Cholesterol, total; high-density lipoprotein (HDL) cholesterol; non-HDL cholesterol (calculation); LDL cholesterol direct
Within 1 day
Turnaround time is defined as the usual number of days from the date of pickup of a specimen for testing to when the result is released to the ordering provider. In some cases, additional time should be allowed for additional confirmatory or additional reflex tests. Testing schedules may vary.
For more information, please view the literature below.
Spanning the Continuum of Cardiovascular Care
1 mL (Note: This volume does not allow for repeat testing.)
Red-top tube or gel-barrier tube
Separate serum from cells within 45 minutes of venipuncture. Lipid profiles are best avoided following acute myocardial infarction, for up to three months, although cholesterol can be in the first 24 hours.
Maintain specimen at room temperature.
Patient should be on a stable diet, ideally for two to three weeks prior to collection of blood. Fasting is not necessary for this profile, however fasting for 12 to 14 hours prior to collection of the specimen is recommended where the triglyceride value provides a priori diagnostic information such as screening for familial hypercholesterolemia or early onset heart disease, pancreatitis, or confirming hypertriglyceridemia.
Improperly labeled specimen
The 2011 clinical guidance from the National Lipid Association Expert Panel1 recommends universal screening of children age 9 to 11 years and adults with a fasting lipid profile that include LDL cholesterol and/or non-HDL cholesterol for identification of patients at risk of familial hypercholesterolemia (FH). Cholesterol screening should be considered beginning at age two for children with a family history of premature cardiovascular disease or elevated cholesterol. All individuals should be screened by age 20. For all patients with LDL-C and/or non-HDL-C levels listed in the table above, a family history of high cholesterol and heart disease in first-degree relatives should be collected. The likelihood of FH is higher in individuals with a positive family history of hypercholesterolemia or of premature CHD (onset in men before age 55 years and women before age 65 years). Cascade screening of all first-degree relatives for lipid levels is considered the most cost-effective lifesaving procedure. Genetic screening for FH-associated mutations in LDL receptor, Apo B, and proprotein convertase subtilisin/kexin type 9 (PCSK9) genes may be useful when the diagnosis is uncertain. The prevalence of FH in general population is reported to be 1 in 300 to 500 making FH among one of the most common serious genetic disorders. Some populations, such as French Canadian and Dutch Afrikaner, have a prevalence as high as 1 in 100.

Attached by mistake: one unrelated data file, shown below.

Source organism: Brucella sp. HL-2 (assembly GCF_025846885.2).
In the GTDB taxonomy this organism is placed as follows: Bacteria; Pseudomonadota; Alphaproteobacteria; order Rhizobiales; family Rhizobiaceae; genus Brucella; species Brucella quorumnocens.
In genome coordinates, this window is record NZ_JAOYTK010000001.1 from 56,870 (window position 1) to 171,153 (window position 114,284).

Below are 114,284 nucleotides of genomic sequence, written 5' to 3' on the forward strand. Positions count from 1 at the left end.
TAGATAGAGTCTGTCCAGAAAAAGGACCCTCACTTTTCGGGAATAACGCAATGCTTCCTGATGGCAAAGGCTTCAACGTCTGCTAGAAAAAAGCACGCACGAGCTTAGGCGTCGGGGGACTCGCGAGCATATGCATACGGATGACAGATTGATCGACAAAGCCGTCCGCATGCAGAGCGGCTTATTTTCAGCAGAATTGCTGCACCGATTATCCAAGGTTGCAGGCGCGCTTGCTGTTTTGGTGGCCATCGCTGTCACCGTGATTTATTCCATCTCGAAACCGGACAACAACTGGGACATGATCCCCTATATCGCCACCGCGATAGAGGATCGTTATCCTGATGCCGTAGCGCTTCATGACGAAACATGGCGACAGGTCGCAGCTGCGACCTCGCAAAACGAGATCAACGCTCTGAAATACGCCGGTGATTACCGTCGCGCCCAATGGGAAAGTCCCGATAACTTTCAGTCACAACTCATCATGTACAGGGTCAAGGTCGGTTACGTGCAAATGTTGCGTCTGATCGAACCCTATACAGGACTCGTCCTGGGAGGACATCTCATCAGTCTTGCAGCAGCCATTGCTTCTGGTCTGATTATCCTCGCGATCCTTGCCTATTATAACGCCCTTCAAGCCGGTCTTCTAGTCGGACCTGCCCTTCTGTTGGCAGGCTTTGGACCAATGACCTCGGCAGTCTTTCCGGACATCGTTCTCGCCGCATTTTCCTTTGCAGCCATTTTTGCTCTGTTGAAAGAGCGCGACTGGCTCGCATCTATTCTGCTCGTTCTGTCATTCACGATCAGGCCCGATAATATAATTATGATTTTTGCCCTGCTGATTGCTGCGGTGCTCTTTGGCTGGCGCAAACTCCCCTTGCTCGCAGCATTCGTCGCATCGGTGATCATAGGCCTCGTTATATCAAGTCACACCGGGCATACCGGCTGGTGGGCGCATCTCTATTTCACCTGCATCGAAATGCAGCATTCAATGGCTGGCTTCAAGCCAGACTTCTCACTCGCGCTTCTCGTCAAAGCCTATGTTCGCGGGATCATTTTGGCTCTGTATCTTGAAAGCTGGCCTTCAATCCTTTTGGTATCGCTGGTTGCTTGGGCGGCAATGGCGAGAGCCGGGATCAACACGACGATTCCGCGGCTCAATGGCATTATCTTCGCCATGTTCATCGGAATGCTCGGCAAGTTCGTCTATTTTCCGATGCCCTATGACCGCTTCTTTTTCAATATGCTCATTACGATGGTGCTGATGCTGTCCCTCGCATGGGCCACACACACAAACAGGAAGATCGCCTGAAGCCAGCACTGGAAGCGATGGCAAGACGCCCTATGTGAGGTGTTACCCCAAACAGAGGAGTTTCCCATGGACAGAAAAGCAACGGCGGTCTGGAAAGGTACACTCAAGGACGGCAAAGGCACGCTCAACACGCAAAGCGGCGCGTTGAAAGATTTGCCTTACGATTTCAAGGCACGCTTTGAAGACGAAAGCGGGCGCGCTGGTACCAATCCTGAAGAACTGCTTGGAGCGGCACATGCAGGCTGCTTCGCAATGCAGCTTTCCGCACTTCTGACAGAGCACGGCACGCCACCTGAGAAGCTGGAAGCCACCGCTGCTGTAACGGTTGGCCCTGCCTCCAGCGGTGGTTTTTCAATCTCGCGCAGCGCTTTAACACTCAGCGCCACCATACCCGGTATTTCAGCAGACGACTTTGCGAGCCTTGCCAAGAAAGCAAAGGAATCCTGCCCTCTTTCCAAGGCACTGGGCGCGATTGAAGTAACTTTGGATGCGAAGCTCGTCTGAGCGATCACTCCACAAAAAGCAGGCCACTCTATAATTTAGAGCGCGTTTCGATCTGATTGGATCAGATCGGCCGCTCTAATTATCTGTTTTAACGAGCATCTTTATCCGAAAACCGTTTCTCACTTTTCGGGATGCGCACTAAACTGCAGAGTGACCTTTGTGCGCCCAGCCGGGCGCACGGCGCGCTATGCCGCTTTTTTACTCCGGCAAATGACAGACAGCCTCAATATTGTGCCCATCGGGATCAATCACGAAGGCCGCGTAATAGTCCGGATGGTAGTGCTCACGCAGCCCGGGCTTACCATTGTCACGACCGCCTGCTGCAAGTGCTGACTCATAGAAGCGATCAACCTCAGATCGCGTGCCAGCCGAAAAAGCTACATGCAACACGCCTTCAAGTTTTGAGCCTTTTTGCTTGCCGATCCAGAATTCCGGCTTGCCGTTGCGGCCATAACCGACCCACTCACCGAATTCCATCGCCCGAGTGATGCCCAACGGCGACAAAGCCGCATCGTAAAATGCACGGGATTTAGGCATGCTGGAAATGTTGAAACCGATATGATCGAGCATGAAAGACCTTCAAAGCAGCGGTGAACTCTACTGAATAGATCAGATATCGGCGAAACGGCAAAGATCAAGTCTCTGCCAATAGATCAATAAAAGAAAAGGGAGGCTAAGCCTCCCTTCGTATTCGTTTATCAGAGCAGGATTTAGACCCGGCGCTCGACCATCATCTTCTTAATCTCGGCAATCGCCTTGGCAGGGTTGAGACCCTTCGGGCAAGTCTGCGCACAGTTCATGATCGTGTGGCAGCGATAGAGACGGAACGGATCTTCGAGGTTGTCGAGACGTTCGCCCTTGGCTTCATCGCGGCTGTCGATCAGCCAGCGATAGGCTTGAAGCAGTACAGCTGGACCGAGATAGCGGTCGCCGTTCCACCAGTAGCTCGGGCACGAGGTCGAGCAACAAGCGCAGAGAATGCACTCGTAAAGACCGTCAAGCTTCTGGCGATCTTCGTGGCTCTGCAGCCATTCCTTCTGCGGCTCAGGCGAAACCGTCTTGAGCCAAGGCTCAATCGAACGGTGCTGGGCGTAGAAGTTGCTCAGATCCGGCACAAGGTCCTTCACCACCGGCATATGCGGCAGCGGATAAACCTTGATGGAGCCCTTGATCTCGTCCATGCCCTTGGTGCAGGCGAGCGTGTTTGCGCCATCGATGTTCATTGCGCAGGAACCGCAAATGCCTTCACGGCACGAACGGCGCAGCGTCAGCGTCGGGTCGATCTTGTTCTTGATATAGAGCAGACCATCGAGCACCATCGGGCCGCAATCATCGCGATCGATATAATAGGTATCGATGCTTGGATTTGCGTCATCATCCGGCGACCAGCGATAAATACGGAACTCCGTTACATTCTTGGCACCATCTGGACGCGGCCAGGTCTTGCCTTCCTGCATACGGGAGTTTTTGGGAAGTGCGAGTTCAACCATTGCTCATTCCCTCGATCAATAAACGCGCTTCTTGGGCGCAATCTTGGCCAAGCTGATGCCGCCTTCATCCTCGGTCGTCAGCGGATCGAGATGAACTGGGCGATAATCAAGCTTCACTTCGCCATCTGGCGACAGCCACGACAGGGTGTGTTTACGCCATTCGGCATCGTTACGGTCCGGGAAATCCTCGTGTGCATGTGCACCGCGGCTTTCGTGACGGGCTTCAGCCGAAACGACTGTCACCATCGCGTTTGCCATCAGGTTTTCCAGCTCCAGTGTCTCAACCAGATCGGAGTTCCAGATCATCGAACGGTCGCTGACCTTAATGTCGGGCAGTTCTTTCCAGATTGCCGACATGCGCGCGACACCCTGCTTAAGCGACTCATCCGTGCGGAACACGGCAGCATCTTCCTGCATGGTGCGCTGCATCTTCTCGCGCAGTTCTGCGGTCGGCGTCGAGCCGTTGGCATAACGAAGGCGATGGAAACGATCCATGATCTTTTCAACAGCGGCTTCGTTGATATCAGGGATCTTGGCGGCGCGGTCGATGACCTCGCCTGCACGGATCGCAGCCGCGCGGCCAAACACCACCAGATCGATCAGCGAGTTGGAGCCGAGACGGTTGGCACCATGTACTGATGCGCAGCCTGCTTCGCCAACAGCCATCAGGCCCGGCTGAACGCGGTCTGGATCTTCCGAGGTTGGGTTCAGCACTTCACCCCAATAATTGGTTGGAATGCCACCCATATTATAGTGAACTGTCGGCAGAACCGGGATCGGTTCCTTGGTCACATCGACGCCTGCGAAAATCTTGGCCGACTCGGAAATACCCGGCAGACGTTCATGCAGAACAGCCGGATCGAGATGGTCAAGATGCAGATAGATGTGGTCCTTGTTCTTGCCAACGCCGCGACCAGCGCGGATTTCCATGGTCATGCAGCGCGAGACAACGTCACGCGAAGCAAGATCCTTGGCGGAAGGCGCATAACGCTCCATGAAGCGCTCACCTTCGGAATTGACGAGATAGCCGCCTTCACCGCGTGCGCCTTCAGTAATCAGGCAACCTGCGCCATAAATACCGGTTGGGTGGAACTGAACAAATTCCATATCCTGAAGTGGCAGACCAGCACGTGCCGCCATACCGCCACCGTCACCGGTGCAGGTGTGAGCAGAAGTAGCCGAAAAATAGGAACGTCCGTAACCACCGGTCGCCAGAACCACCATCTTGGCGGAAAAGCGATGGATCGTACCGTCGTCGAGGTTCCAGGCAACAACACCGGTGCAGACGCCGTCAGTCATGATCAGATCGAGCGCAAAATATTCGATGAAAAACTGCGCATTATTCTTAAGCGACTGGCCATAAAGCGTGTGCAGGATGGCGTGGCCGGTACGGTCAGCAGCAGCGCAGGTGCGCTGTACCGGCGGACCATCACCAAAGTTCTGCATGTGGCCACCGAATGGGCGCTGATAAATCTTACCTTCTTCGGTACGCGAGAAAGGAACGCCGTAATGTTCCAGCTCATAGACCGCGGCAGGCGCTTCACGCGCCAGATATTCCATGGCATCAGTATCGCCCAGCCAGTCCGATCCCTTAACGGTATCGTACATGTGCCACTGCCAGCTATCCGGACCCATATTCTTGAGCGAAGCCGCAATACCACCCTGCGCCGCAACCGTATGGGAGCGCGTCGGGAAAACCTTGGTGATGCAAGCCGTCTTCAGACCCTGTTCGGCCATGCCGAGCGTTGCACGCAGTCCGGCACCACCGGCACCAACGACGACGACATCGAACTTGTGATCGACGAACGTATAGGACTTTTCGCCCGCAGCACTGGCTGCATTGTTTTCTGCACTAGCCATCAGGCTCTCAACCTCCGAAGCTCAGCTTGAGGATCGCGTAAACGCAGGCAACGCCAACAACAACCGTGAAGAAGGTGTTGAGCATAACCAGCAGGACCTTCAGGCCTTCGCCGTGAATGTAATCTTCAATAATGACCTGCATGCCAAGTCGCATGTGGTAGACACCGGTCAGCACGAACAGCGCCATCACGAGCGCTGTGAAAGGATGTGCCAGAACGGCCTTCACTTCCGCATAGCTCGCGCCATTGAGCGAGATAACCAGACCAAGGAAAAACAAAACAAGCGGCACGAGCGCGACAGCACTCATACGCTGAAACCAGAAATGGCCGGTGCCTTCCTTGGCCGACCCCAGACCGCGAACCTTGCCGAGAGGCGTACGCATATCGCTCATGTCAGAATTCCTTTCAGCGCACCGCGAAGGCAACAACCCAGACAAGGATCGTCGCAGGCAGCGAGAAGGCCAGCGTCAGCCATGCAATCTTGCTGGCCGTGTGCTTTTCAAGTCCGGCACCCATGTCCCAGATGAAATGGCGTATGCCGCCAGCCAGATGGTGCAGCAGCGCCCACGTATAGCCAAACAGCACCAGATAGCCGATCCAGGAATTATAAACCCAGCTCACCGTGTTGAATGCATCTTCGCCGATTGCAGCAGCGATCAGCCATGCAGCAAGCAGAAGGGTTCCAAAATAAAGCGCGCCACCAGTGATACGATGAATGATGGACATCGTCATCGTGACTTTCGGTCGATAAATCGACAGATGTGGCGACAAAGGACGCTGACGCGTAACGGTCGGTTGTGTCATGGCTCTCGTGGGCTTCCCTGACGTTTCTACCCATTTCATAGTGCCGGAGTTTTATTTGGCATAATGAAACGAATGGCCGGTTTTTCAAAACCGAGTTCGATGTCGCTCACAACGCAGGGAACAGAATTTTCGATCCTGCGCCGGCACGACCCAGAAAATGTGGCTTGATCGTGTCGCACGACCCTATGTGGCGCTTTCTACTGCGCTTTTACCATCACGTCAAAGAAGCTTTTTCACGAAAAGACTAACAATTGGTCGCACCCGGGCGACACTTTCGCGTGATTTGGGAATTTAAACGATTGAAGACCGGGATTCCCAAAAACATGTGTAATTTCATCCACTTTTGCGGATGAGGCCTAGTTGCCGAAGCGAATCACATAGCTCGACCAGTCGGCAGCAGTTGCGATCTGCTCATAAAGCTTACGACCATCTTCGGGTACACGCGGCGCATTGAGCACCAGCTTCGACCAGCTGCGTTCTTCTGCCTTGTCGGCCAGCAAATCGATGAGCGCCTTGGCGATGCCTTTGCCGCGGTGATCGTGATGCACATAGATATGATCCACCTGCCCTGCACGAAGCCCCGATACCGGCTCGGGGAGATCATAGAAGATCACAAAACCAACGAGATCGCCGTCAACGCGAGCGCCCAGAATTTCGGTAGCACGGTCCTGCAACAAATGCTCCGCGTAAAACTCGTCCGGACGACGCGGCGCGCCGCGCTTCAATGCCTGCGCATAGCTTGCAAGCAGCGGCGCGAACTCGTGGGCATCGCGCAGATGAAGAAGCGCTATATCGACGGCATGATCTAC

See individual tests.
FH should be suspected if at age:
FH should be strongly suspected (with approximate probability of 80%) if at age:
|Order Code||Order Code Name||Order Loinc||Result Code||Result Code Name||UofM||Result LOINC|
|368600||Familial Hypercholesterolemia||24331-1||001065||Cholesterol, Total||mg/dL||2093-3|
|368600||Familial Hypercholesterolemia||24331-1||011817||HDL Cholesterol||mg/dL||2085-9|
|368600||Familial Hypercholesterolemia||24331-1||011976||Non-HDL Cholesterol||mg/dL||43396-1|
|368600||Familial Hypercholesterolemia||24331-1||120297||LDL Chol. (Direct)||mg/dL||18262-6|
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